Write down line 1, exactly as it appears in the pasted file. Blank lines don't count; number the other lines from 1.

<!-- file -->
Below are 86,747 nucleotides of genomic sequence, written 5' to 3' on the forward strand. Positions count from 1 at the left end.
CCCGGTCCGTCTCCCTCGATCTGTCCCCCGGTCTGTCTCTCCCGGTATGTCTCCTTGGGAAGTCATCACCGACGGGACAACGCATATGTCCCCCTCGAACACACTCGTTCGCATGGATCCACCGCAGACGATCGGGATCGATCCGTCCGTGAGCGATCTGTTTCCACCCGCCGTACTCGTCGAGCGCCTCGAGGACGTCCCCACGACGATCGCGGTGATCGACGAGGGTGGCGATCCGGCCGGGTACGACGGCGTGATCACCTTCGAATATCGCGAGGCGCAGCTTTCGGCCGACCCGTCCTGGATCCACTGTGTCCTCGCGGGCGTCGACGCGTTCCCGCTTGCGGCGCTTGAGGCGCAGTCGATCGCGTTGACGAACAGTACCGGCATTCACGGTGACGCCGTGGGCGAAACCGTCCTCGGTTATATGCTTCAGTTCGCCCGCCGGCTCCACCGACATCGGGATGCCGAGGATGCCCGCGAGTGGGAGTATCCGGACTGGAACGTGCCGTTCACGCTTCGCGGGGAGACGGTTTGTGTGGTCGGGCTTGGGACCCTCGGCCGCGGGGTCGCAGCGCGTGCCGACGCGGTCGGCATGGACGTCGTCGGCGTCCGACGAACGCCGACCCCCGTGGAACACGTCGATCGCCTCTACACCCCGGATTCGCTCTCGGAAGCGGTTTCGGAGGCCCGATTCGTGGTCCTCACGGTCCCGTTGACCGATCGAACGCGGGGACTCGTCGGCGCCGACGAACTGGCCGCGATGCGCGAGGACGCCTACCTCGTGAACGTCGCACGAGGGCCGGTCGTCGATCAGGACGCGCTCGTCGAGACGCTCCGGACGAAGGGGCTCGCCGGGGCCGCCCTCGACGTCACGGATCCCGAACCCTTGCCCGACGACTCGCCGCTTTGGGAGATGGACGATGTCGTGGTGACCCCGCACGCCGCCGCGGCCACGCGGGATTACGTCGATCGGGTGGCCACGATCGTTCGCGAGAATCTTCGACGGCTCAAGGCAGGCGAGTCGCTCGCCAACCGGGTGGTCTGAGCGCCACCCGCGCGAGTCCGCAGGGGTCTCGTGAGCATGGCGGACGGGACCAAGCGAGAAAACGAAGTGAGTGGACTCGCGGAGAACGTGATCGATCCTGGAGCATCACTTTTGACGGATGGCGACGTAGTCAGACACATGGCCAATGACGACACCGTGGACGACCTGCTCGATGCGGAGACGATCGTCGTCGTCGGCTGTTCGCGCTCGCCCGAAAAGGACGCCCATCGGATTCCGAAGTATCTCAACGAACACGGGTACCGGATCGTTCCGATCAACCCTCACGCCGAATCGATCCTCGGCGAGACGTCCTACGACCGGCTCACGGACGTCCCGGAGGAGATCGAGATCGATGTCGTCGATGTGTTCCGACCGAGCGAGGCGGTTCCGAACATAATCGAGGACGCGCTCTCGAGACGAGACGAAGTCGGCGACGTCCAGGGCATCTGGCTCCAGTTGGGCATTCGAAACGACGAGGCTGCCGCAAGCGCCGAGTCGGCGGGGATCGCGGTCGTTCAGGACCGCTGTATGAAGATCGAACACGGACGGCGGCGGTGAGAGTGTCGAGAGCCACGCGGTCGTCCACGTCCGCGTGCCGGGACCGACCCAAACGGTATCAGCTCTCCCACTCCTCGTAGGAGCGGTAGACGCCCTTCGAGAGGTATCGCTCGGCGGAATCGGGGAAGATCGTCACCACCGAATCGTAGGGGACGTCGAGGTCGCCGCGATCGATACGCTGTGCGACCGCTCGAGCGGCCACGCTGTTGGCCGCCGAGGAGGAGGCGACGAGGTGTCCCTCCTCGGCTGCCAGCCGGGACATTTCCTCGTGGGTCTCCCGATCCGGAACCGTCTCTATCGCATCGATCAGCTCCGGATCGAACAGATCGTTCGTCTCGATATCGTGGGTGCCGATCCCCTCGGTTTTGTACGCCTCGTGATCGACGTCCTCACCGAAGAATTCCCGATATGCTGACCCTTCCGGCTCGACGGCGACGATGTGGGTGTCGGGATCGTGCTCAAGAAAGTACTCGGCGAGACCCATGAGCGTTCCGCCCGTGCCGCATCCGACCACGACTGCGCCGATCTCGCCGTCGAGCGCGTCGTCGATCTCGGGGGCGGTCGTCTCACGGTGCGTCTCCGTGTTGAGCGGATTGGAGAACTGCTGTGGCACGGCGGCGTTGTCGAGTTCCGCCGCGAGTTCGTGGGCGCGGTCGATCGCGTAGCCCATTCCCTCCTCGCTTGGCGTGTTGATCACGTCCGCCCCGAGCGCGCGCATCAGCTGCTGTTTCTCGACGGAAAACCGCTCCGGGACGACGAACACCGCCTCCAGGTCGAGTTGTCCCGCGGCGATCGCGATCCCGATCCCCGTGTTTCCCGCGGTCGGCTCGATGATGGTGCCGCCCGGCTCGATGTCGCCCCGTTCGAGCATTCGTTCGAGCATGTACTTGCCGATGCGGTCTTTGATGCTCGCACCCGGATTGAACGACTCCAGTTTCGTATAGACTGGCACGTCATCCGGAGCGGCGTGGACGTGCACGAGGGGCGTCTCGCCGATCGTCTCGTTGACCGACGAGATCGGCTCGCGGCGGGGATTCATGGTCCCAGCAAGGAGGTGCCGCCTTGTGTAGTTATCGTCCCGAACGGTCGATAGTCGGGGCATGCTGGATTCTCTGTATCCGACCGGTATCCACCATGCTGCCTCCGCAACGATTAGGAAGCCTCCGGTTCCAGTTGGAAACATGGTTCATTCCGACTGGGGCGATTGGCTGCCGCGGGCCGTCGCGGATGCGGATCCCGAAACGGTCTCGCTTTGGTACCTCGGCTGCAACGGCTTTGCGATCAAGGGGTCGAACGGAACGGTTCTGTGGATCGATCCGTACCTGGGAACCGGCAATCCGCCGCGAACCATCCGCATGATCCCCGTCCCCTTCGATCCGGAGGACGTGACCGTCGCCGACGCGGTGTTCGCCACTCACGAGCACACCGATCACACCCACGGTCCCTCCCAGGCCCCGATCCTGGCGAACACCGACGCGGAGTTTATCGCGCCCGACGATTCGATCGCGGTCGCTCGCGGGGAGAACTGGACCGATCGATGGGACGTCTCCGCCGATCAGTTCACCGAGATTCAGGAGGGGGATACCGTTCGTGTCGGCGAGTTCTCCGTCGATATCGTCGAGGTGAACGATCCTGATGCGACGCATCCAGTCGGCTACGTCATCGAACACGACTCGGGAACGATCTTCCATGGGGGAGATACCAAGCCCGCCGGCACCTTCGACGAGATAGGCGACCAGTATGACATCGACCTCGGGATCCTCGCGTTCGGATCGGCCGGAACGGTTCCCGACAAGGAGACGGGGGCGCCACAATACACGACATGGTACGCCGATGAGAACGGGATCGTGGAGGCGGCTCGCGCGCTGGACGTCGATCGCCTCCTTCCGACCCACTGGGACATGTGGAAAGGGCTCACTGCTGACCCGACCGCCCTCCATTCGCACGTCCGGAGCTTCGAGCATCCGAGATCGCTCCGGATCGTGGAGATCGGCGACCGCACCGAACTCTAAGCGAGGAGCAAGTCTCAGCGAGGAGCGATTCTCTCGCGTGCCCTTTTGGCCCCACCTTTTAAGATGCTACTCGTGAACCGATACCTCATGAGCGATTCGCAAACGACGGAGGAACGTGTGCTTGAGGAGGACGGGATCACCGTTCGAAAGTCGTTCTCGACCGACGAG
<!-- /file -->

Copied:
Below are 86,747 nucleotides of genomic sequence, written 5' to 3' on the forward strand. Positions count from 1 at the left end.